Communicating Design

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Communicating Design notes:

communication models
storytelling techniques
branding strategies
transmedia narratives
content creation

Learning how to create compelling narratives.

Pablo will help with our main project and tandem project -

Tools will evolve with project - live documentation

Storytelling: conveying stories through the use of images, music… Stories are always linked to time and space.

Tuvalu’s story: property and ownership of land, country disappearing because of rising sea levels

Peru: indigenous people declaring the rights to protect one of their rivers with human rights

knowledge and memory: the real story (book)

different stories activate different part of the brain

WHY

Why do we do it?

My project exists to explore and communicate the positive contributions of invisible actors like fungi, microorganisms, insects, and worms to urban environments. The purpose is to reshape perceptions of cities, emphasizing the importance of these organisms in addressing global challenges like the climate crisis, food scarcity, and urbanisation. This knowledge, coupled with learning to respect the ecosystem, holds value for our species and others. The project aims to create new narratives for conceiving urban environments and promoting biodiversity.

HOW

How do we do it?
 
I bring my project's purpose to life by actively participating in the diffusion of knowledge through social interventions, research, and prototyping. The Design Dialogues installation, connecting knowledge diffusion, electronics, 3D visualisation, and foot traffic, exemplifies how I live out my purpose. Through exploration and unconventional approaches, I seek to positively impact organisms and shape conversations about alternative systems for restoring our connection with nature.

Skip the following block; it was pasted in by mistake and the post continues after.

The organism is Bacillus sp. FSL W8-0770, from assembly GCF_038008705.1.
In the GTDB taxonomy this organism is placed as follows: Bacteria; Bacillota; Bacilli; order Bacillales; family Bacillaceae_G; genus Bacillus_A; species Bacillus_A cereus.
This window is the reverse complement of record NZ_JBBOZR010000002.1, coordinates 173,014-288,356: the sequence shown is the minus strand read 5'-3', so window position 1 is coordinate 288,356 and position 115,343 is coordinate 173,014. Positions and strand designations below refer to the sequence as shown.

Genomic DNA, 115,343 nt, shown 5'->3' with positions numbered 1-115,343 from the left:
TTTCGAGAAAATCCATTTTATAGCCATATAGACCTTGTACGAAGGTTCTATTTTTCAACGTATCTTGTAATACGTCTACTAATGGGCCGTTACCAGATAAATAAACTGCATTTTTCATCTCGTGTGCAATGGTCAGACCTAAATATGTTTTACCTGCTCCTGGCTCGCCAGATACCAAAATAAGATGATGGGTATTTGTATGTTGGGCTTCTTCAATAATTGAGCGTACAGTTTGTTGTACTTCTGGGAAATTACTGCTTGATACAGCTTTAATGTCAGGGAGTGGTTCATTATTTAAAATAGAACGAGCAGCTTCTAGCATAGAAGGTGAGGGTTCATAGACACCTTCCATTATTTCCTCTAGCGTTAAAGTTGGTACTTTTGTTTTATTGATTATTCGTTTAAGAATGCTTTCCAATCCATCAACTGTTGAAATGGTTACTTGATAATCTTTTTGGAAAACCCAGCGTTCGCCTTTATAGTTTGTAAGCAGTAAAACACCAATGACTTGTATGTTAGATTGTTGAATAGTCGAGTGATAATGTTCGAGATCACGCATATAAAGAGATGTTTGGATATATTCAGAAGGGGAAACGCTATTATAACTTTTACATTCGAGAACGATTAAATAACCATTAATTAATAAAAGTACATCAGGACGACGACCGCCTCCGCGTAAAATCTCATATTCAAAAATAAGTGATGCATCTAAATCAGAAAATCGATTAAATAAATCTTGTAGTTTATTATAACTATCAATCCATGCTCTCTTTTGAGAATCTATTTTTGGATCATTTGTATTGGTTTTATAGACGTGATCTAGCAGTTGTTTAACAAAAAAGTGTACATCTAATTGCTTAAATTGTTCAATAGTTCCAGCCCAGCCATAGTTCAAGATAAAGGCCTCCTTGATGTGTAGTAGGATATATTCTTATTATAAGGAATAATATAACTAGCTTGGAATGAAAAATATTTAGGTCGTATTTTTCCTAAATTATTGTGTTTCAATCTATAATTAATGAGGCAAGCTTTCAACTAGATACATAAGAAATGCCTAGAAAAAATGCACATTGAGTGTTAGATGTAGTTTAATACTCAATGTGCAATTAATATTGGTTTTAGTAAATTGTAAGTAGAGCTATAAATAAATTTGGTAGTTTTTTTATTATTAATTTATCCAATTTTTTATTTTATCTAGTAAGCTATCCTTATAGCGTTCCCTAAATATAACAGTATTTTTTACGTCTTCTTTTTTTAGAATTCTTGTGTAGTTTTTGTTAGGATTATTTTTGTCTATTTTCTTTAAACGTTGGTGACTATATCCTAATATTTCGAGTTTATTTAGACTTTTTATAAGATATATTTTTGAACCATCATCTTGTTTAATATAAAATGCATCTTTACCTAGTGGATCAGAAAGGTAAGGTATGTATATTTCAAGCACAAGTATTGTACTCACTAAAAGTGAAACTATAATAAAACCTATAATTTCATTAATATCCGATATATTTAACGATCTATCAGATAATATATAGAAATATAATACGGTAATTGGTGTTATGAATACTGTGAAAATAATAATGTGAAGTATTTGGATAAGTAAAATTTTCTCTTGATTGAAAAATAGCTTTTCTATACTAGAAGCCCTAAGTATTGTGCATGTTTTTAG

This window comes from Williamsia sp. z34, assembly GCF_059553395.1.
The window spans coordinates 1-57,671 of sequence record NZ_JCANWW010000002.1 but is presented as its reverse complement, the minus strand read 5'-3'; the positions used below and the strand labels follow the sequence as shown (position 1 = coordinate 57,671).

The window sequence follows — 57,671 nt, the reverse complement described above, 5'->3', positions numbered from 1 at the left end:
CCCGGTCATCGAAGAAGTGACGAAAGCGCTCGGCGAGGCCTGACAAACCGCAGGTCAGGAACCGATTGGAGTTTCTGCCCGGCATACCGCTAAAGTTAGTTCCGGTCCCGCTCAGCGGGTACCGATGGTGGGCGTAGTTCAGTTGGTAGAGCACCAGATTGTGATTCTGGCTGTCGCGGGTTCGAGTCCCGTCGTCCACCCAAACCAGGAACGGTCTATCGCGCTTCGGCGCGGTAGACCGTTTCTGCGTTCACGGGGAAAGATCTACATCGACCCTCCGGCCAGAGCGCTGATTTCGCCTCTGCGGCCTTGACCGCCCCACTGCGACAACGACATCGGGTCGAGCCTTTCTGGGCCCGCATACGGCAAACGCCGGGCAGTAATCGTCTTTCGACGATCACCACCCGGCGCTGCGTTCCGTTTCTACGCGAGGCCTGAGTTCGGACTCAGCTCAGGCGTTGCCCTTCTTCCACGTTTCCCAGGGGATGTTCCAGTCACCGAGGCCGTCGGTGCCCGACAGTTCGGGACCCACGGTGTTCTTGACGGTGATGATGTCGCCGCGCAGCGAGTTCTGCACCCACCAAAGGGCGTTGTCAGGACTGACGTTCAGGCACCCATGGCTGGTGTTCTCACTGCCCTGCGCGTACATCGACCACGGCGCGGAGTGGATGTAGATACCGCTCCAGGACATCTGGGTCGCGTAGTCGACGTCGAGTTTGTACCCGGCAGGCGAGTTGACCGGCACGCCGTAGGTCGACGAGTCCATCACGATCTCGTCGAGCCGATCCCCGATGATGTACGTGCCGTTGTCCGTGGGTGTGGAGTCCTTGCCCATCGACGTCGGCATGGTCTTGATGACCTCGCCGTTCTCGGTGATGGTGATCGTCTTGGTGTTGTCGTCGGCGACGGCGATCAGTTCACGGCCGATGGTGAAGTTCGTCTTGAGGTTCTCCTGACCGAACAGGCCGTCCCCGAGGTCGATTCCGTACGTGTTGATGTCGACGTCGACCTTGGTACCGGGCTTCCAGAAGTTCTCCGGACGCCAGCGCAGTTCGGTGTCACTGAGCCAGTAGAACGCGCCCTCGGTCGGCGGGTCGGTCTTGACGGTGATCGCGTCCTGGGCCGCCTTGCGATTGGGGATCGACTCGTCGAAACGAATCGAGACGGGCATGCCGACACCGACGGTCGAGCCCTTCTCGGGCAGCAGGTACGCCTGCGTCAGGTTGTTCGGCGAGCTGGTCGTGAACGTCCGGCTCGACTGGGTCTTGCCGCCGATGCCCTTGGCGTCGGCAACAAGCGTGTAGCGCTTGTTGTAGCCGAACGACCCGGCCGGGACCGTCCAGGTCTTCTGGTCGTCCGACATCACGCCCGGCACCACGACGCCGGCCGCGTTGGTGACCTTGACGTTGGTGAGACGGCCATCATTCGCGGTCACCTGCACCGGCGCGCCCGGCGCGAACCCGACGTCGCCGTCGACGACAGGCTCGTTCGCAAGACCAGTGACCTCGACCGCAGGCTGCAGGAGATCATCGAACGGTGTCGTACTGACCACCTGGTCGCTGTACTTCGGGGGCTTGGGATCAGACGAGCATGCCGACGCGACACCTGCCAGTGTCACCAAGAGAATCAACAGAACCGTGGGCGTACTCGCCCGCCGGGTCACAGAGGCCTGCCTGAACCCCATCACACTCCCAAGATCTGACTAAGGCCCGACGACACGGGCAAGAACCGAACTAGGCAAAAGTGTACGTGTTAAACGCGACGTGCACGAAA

WHAT

What do we do?

The project involves creating interventions and experiences that highlight the positive contributions of invisible actors in urban environments. It includes researching and exploring relationships between humans and organisms, proposing a transformed vision of the city that recognises green areas as places where the soil breathes. Concrete outcomes include installations, animations, and new narratives for urban environments. The project's elements revolve around reimagining cities, making knowledge accessible, and fostering relationships with microorganisms for resilient environments.

Update 

Course reflection 1
Through my "communicating design" courses, I've begun a journey of self-discovery and skill development, shaping the trajectory of my thesis project. These courses have instilled in me the importance of effectively communicating complex ideas to diverse audiences, ranging from children to older generations and those who may hold differing values or initially lack interest in my topic.

Moreover, I've learned the significance of identifying and engaging the right stakeholders for my research. Initially daunting, the prospect of interacting with government grants, policymakers, and decision-makers has become less intimidating as I've equipped myself with knowledge and confidence over time.